The City of San Francisco is considering a proposal which would compensate gay workers receiving domestic partner benefits for the extra tax they pay.

Employer-provided health benefits offered to the partners of gay workers are counted as taxable income by the IRS (unless the partner is considered a dependent). Such benefits are not considered taxable income for married heterosexual employees.

On Wednesday, the Budget and Finance Committee of the San Francisco Board of Supervisors unanimously approved the proposed ordinance to the full Board of Supervisors. If approved, San Francisco would become the largest city to date to institute such a policy.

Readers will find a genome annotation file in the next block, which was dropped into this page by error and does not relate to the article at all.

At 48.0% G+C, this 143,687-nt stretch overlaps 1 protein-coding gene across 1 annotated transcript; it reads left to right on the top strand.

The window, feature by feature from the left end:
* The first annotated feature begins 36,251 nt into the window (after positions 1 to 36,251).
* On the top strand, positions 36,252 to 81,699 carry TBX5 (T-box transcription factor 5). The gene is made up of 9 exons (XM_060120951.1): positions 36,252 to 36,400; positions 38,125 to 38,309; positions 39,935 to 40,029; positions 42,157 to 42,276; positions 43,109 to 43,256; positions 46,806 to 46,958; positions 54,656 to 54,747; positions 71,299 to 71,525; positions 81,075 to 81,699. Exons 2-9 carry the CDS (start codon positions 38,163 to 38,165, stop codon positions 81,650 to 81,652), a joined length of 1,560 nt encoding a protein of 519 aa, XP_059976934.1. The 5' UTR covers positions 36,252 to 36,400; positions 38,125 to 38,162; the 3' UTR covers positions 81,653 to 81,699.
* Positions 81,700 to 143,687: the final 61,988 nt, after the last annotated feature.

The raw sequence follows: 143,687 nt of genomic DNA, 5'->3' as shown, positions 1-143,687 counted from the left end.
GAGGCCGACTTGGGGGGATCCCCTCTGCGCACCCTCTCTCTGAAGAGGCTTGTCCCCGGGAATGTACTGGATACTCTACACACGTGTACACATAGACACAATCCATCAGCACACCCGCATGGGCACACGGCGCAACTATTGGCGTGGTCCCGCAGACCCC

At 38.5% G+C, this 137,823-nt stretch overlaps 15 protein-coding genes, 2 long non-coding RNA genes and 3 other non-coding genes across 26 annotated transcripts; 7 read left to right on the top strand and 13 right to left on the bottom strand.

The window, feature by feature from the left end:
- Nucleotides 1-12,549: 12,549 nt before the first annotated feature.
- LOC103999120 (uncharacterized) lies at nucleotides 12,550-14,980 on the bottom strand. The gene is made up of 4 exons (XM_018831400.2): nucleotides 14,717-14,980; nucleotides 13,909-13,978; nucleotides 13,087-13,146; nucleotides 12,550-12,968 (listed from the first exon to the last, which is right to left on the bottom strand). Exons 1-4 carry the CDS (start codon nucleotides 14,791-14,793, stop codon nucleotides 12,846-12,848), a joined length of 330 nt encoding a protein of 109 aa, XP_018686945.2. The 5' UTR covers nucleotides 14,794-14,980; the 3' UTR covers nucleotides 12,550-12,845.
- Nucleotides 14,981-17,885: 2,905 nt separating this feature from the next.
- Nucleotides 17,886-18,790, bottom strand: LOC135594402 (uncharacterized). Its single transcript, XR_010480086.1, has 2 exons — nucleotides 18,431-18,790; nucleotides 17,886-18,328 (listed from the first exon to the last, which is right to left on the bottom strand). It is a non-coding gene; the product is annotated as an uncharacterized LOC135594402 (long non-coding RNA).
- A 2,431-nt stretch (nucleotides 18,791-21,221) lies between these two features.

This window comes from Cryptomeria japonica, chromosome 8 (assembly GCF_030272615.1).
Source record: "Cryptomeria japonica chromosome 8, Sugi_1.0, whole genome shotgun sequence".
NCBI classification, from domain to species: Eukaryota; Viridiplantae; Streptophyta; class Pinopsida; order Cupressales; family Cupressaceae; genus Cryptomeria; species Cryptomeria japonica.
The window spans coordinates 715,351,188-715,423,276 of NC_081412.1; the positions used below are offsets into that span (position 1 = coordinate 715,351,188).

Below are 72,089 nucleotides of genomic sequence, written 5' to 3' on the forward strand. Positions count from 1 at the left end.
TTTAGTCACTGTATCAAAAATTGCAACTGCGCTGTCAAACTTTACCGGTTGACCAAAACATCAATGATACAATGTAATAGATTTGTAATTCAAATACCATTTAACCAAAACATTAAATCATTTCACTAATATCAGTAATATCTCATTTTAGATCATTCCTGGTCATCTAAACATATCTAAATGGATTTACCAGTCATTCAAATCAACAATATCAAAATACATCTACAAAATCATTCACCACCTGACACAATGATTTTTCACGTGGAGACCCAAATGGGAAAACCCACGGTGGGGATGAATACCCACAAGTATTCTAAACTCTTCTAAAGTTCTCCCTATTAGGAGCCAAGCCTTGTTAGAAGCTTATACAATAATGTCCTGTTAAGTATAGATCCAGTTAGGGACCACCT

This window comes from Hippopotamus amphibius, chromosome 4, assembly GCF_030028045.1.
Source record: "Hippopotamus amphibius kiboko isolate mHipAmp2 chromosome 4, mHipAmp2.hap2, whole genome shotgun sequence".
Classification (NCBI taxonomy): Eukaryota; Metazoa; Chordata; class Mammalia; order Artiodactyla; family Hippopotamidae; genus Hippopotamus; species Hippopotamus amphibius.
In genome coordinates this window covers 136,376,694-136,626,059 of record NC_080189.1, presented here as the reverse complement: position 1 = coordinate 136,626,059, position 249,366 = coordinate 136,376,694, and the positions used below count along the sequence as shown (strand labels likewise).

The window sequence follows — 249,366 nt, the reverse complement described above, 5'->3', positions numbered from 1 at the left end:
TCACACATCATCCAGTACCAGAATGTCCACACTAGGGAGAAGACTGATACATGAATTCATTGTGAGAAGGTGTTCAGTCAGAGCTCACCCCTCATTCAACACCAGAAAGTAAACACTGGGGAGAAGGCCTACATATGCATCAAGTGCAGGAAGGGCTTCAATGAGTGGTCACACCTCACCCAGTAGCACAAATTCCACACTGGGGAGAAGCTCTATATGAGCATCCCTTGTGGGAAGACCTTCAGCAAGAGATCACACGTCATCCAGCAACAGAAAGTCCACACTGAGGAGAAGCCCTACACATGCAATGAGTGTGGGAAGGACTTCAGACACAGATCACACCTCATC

At least 38 companies, including Google and Facebook, and at least two cities, Cambridge, Massachusetts and Hallandale Beach, Florida, have recently adopted similar policies for their employees.

A report released in 2007 by M. V. Lee Badgett, research director at the Williams Institute, found that gay employees with partners pay, on average, $1,069 per year more in taxes than would a married employee with the same coverage.